The other is ‘Engleby,’ by Sebastian Faulks. I’ve not read this one yet, so I can’t say too much about it. Reading the plot summary, there is again a strong element of disconnection.
The book I’d recommend myself is an espionage novel by John Le Carré, ‘The Spy Who Came In From The Cold.’ I only read this when I was quite far into ‘Scars…,’ but the taut writing style very much resonated with what I was aiming for myself. There’s a documentary-style realism about this novel. As soon as I finished this book I went straight back to page 1 and began reading again. (As an aside, the film, starring Richard Burton, matches the novel’s stark and pitiless atmosphere.) ‘Alec Leamas descends into a chilly hell,’ is what it said on the back cover, and that’s the place I wanted to take Karl Dresner.
Which writers do you most admire?
There are two writers I’d single out who manage to make me feel a part of the story: Graham Greene and Raymond Chandler. With most books I feel like a member of an audience, kept at a distance. Greene and Chandler, though, make me feel I’m there in the thick of it. I’m always looking for contemporary writers who create the same magic.
In Greene’s case, there’s something about the smooth flow of his words and the effortless way he creates a seedy atmosphere of fear and mistrust. I can pick out my copy of ‘Our Man in Havana’ or ‘The Comedians,’ open at any page, and instantly feel I’ve stepped into pre-Castro Havana or Papa Doc Duvalier’s Haiti. There’s a quote from him about wanting to write about ‘the dangerous edge of things’ – that’s a good place to aim for.
With Chandler, particularly his Philip Marlowe stories, it’s the humour mixed in with the rich atmosphere of 1930s Los Angeles low life and high rollers. Sometimes the hard-boiled slang gets in the way for me, but there are online dictionaries to help understand the language. As with Greene, I admire Chandler for his way of making me feel as though I’m part of that world.
Any tips you’d give to an aspiring writer?
Top tip – join one or more creative writing classes or groups. Writing a novel is a very lonely activity and so it’s important to get some social interaction with like-minded people. It also creates some peer pressure. I wish I’d joined a class/group much earlier.
A novel can take over your life. I had no idea when I began just how much time and energy writing would soak up. It’s a difficult balancing act. You have to put your heart and soul into it, but don’t let real life pass you by.
Don’t imagine there’s much money in it. There are statistics out there to show that only a tiny percentage of published writers can make a full-time living out of it.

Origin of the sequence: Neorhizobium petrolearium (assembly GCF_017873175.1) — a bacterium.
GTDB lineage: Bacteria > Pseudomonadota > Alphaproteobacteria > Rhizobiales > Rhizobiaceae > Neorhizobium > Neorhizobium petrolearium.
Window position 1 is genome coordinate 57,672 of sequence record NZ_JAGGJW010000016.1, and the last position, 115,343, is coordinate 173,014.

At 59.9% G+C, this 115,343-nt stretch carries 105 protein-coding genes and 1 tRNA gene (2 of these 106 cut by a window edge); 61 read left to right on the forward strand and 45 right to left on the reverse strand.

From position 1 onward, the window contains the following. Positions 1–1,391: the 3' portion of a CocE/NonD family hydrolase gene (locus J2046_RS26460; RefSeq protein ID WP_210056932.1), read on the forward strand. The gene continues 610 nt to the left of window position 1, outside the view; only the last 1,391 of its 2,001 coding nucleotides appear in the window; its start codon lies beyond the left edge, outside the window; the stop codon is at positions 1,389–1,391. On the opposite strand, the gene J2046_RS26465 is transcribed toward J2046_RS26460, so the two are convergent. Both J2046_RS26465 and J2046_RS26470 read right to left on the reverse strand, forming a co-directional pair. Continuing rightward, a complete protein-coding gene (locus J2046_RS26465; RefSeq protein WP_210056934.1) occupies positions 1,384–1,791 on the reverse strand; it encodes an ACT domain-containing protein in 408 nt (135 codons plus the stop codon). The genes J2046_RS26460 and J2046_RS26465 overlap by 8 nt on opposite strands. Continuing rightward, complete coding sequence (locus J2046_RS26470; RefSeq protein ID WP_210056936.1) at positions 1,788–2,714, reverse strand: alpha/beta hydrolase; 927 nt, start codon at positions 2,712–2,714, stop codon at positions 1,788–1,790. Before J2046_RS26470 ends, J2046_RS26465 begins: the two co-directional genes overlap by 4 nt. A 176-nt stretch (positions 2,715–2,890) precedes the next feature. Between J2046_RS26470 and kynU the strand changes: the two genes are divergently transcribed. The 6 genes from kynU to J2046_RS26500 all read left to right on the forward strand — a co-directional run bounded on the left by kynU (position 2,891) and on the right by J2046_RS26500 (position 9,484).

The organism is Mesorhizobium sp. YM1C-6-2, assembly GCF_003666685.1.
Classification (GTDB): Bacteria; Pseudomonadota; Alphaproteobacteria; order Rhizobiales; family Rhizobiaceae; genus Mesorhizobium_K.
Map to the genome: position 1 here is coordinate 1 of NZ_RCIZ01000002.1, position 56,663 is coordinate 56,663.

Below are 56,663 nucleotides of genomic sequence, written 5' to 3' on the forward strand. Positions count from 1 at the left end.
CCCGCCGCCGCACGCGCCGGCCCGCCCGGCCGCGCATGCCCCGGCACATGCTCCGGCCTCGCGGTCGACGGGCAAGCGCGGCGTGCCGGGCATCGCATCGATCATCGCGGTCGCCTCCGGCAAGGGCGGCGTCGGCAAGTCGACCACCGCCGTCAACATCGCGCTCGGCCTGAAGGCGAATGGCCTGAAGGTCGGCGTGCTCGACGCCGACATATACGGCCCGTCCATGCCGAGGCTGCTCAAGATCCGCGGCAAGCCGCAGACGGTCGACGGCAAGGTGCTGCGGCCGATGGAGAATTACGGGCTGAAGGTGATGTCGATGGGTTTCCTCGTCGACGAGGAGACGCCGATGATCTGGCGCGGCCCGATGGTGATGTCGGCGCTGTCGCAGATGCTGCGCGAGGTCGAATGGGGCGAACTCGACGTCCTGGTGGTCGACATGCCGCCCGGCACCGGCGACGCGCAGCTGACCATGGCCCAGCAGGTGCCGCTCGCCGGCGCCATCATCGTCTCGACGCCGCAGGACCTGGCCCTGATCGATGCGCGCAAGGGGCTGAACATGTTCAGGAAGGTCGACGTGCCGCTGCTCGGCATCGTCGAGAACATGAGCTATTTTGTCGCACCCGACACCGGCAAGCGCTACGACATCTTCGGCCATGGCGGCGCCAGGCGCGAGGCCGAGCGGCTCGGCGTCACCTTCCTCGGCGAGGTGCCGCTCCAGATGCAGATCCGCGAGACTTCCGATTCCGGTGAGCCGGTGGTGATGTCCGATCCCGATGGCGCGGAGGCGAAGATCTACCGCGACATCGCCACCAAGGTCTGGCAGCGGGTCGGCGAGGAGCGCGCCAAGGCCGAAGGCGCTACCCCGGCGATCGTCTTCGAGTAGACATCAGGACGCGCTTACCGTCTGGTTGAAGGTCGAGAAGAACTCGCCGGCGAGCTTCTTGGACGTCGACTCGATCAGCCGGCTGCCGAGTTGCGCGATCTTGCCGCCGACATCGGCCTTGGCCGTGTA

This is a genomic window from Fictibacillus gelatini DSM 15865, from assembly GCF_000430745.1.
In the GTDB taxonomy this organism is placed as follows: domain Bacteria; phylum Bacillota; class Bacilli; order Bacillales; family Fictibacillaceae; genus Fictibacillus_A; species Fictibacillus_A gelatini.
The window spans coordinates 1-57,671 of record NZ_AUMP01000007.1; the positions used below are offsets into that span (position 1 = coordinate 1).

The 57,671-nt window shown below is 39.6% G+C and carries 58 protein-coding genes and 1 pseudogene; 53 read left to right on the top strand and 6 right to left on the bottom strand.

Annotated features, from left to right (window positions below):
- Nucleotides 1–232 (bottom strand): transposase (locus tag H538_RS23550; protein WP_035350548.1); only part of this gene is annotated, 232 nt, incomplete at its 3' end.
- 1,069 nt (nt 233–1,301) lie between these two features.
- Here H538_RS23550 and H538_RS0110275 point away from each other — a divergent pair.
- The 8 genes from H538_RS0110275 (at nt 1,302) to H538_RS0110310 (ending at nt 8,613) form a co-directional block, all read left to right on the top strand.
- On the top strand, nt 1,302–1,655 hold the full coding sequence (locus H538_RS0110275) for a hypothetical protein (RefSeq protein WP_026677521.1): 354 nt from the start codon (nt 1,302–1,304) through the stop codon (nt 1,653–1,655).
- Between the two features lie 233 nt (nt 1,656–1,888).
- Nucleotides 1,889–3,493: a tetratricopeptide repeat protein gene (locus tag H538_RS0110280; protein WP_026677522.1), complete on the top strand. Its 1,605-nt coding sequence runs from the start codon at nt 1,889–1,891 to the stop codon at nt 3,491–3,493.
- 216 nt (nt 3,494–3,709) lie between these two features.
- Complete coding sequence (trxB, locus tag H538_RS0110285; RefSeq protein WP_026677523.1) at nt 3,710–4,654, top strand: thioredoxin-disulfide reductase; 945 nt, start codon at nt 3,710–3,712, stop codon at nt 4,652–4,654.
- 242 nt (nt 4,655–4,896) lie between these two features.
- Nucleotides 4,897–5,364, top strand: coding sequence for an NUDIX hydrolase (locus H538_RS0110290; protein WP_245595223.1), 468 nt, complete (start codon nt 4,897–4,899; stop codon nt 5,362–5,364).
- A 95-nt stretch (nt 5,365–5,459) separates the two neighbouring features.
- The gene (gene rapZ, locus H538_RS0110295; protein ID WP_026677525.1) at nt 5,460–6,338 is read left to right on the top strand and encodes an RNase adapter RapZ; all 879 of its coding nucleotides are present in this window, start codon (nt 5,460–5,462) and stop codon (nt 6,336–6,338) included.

Join an online writing community and you’ll find a mountain of useful information. I’ve been a member of the WriteWords community for a number of years and that’s how I first heard of my publisher, Flambard Press.
Be prepared for lots of rejections. I’ve got a pile of 40 or 50 ‘Thanks but no thanks’ letters. Every time you get a rejection letter, don’t mope about. Do something positive and send your work out to the next agent or publisher on your target list.
Don’t let the lack of a literary background put you off. I failed my English Lit O-level, my career has been in engineering/computing, and I feel at a definite disadvantage due to a lack of literary knowledge. I guess those feelings aren’t going to disappear in a hurry. Who knows, though – maybe that lack of a literary background helps me to write with a different voice.
The usual path is to find a literary agent first, and then the agent seeks a publisher for the work. In my case, though, I’ve been taken on directly by a small independent publisher, and I’m still without an agent. Don’t ignore those small publishers!
Make sure you have finished a novel and it’s the best you can possibly do before you send the work off to literary agents and publishers. Even then, bear in mind that they are snowed under with work from aspiring novelists.
Consider a critique service. I used the The Literary Consultancy when I felt I’d done enough work on ‘Scars Beneath The Skin,’ and the report gave me enough confidence to start sending it out. I bit the bullet, sent the whole manuscript, and so had to pay a fair old whack. However, you could always send the first few chapters instead.
Be patient. I began submitting the work in mid-2006, and it was 2 years later before Flambard Press showed an interest. I did also get some initial interest from Snowbooks, but that didn’t lead to an offer.
What does the word ‘story’ mean to you?
For me, a story has to have action, but reading an action-only story is like eating cardboard. I read the latest by a multi-million selling thriller writer recently. By the end, the main character was unchanged by any of his experiences, as deep as a puddle, and there was nothing even remotely memorable. There has to be depth to go with the action. Characters, even minor ones, need to have a three-dimensional feel to them.
There’s a Graham Greene quote, from the preface to ‘The Third Man,’ that sums up what I’d like to aim for in a story: ‘We wanted to entertain them, to frighten them a little, to make them laugh even.’
What’s next for you?